Miché is a Two-Spirit Latinx affiliate of Latino Outdoors, an organization that aims to further connect Latinxs to nature. Native folks across the Americas often use the term Two-Spirit to articulate a relationship to gender that predates the colonially-imposed gender binary and the word “transgender.” Over email, they told me that they are endeared to the term Latinx for its gender inclusion. “I have changed many times,” wrote Miché, “[but] these days I call myself "Latinx,” “Aztec” or “Mexica,” (pronounced Meh-shi-ka, the original name for Aztecs before the Spanish arrived), “and “Two-Spirit,” since I'm transgender and that feels more aligned with my Indigenous heritage.” Miché attempted to assimilate after suffering racist harassment throughout their youth, saying, “It's embarrassing now, but I used to [say] that my family was actually from Spain. I started to believe that proximity to Europeans or whiteness meant safety,” they wrote me. “These days, I'm like 'f*** that.' I'm super proud of my heritage and I've done a lot of work to reconnect with my roots.”

Javier’s relationship to “Latinidad” draws more from his experiences with Latin American whiteness rather than US American whiteness. “I don't use 'Latino' for myself or even say 'Latin America' but 'predominantly Spanish-speaking countries.' [The term] 'AfroLatino' also served a purpose to acknowledge African heritage, but it has gotten to a point that it has actually become violent towards Black people.” It is widely unknown that of the 10.7 million Africans who survived the Middle Passage when they were trafficked into the slave trade in the Americas, about 400,000 were taken to North America and the vast majority to Latin America. And as we see in these debates over “Latinidad,” anti-Blackness in Latinx communities is alive and well. 

“When I walk into a room of Hispanic people,” Javier said, “people are looking at me like, ‘uh, the Black organization is next door.’ To be Black is what 'Latino' was constructed off of. Here in the US as a person who has [Panamanian] heritage, 'Latino' does nothing for me. Not one thing.”

A person sits on a wooden fence smiling at the camera. They are in woodland, with golden sunlight shining through the trees
Miché works with Latino Outdoors, an organization connecting Latinxs to nature © Miché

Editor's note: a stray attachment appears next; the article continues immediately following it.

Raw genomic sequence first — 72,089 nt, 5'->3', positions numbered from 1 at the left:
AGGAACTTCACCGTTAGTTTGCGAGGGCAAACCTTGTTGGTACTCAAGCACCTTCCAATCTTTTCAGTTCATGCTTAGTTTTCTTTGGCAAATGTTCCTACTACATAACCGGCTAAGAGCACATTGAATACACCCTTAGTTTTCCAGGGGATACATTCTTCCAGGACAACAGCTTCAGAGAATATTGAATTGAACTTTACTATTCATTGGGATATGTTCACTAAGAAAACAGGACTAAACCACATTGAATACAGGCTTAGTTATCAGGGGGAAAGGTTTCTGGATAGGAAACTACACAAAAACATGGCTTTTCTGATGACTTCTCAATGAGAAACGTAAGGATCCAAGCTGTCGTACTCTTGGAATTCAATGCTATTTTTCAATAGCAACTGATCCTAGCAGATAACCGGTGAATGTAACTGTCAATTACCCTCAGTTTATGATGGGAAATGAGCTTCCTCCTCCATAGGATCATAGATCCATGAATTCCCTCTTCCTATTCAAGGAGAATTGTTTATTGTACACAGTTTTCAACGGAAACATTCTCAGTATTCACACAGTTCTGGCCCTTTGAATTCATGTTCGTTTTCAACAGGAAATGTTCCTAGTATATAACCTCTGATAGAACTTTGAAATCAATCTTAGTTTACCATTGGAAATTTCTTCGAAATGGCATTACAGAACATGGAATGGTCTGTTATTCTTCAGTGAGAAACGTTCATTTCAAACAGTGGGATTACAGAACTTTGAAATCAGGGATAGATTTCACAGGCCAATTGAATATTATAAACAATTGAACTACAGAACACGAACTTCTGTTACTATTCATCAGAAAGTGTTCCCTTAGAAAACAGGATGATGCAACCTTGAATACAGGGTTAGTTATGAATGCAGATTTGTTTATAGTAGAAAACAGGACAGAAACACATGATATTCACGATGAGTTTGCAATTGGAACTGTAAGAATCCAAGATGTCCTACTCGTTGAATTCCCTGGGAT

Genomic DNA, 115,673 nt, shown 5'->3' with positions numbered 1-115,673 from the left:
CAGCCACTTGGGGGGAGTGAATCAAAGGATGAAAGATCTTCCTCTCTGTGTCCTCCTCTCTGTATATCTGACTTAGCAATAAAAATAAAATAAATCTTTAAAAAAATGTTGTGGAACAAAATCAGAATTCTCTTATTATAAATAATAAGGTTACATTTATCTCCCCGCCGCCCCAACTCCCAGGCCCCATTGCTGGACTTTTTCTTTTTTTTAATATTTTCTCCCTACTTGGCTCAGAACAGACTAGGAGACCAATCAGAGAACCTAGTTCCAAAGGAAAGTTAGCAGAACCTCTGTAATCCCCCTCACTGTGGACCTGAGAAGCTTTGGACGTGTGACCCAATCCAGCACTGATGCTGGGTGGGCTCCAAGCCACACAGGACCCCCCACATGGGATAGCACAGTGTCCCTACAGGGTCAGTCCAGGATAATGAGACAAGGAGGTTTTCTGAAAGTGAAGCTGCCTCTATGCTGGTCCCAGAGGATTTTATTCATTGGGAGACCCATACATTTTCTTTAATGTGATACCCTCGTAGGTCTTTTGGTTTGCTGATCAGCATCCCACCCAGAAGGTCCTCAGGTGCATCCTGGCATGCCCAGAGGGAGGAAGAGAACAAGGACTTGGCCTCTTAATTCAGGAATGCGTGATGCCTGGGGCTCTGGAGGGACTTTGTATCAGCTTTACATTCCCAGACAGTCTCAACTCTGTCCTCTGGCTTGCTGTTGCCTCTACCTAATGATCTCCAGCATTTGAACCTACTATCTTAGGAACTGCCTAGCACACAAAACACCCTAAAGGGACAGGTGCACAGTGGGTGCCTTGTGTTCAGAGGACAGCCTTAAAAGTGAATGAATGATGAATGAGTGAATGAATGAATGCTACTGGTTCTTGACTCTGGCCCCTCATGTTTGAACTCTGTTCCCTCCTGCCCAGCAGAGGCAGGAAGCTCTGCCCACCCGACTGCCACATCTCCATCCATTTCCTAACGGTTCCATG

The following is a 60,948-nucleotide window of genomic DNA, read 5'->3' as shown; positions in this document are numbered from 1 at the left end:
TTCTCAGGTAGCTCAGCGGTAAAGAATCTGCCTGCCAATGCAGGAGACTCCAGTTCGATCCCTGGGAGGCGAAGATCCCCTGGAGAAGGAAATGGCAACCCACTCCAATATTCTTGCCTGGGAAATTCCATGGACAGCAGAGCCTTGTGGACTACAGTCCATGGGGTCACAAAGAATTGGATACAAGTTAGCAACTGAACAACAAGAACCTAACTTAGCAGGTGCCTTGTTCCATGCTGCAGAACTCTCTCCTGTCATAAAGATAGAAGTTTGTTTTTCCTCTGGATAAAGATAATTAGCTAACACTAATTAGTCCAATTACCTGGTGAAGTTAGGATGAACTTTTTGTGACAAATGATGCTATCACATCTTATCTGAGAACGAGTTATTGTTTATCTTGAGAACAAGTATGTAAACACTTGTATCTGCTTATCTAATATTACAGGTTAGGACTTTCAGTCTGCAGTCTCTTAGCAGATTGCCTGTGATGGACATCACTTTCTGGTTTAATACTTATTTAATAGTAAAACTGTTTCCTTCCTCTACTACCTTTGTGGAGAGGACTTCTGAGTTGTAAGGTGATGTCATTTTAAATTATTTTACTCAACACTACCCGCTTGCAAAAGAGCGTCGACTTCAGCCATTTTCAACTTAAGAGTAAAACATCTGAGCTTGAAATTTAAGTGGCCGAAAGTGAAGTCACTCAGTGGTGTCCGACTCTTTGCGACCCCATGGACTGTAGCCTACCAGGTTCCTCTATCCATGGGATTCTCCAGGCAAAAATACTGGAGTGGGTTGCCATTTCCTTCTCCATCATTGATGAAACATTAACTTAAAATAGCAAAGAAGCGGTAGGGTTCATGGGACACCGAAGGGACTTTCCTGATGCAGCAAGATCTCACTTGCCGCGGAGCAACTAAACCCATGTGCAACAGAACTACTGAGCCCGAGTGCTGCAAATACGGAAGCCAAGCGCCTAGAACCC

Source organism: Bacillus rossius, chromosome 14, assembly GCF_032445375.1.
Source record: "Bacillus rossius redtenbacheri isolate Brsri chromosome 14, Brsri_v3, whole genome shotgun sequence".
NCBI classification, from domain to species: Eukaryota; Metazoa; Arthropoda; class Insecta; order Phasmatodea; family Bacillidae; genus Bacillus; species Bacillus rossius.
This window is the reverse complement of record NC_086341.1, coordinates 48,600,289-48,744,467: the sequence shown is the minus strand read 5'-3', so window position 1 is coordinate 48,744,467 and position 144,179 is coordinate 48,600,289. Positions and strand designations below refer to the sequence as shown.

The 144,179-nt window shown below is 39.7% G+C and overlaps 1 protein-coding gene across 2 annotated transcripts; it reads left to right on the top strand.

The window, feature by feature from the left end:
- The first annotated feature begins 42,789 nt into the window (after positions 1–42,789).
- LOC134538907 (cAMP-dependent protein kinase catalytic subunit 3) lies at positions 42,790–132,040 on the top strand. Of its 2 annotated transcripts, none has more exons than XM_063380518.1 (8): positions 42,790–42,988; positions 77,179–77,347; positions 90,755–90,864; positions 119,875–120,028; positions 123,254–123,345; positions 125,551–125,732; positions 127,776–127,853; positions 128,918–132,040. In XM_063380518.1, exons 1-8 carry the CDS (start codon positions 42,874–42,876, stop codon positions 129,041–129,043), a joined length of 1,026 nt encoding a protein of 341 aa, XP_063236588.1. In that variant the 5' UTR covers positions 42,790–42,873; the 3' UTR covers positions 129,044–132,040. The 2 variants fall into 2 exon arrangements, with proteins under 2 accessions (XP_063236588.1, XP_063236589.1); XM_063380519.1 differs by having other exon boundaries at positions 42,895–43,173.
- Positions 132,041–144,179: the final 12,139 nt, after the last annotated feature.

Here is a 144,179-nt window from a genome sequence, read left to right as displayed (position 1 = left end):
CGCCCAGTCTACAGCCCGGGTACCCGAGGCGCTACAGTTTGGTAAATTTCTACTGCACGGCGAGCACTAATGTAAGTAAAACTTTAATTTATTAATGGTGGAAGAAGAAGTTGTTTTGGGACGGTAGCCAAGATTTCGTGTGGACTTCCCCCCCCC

But the X-in-Latinx “debate” has more to do with gender. Miché finds the anti-X manifestoes and squabbles that proliferate online to be “pointless. Semantics at best, language policing at worst.” They continued, writing, “I am open to discussing the complexities of gender and racial identity, but not with people who are just trying to 'win' an argument. It feels like a waste of energy.”

Javier concurred, telling me, “some people just like to talk.” I laughed. These arguments over a letter derail a wider conversation on the ideology that language is only a reflection of. “They’re usually pulling from this idea of American-derived corruption of Spanish, which ties to this unbreakable relationship they have to the madre patria [motherland], which is Spain, when discussions of gender and sexuality have been happening in these countries. They’re not new.”

I first learned alternative spellings of gendered Spanish terms from Latin American queer and feminist movements online in the early 2000s, and not from the US. Those who deviate from “Latino” or “Latina” are not trying to interrupt gendered Spanish, but rather calling attention to Spanish interrupting gender-inclusive Indigeneity. As Javier concluded, “There are Indigenous groups in Latin America whose worldviews and constructions of gender are very much not in tune with Western standards, and that is way older than 1492.”

As a gender/queer Latinx person of Native and white descent, the X is more of a means to an end, and just as women and trans people people of color have taken the artifact of colonial language and shaped it into an ever-changing tool, I’m eager to see what comes next – what lies beyond the X.